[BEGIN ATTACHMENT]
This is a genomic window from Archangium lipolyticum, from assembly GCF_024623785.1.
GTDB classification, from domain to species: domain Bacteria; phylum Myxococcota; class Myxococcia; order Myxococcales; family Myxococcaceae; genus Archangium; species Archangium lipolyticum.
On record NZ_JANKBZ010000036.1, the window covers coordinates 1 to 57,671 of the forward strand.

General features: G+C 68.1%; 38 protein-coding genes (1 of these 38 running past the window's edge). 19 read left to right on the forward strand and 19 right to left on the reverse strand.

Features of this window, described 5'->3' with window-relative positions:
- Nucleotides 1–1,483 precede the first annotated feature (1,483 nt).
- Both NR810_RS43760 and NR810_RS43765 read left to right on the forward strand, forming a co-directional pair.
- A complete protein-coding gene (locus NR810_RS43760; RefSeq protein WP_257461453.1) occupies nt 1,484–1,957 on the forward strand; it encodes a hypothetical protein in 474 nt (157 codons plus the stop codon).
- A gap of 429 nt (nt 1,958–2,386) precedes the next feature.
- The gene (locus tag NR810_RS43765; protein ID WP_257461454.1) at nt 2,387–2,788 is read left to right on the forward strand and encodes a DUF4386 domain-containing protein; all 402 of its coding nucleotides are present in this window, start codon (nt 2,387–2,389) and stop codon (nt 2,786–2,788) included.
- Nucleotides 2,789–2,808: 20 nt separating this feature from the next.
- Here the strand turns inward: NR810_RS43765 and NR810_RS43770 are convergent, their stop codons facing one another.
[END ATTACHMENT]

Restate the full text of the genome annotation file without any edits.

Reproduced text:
This is a genomic window from Archangium lipolyticum, from assembly GCF_024623785.1.
GTDB classification, from domain to species: domain Bacteria; phylum Myxococcota; class Myxococcia; order Myxococcales; family Myxococcaceae; genus Archangium; species Archangium lipolyticum.
On record NZ_JANKBZ010000036.1, the window covers coordinates 1 to 57,671 of the forward strand.

General features: G+C 68.1%; 38 protein-coding genes (1 of these 38 running past the window's edge). 19 read left to right on the forward strand and 19 right to left on the reverse strand.

Features of this window, described 5'->3' with window-relative positions:
- Nucleotides 1–1,483 precede the first annotated feature (1,483 nt).
- Both NR810_RS43760 and NR810_RS43765 read left to right on the forward strand, forming a co-directional pair.
- A complete protein-coding gene (locus NR810_RS43760; RefSeq protein WP_257461453.1) occupies nt 1,484–1,957 on the forward strand; it encodes a hypothetical protein in 474 nt (157 codons plus the stop codon).
- A gap of 429 nt (nt 1,958–2,386) precedes the next feature.
- The gene (locus tag NR810_RS43765; protein ID WP_257461454.1) at nt 2,387–2,788 is read left to right on the forward strand and encodes a DUF4386 domain-containing protein; all 402 of its coding nucleotides are present in this window, start codon (nt 2,387–2,389) and stop codon (nt 2,786–2,788) included.
- Nucleotides 2,789–2,808: 20 nt separating this feature from the next.
- Here the strand turns inward: NR810_RS43765 and NR810_RS43770 are convergent, their stop codons facing one another.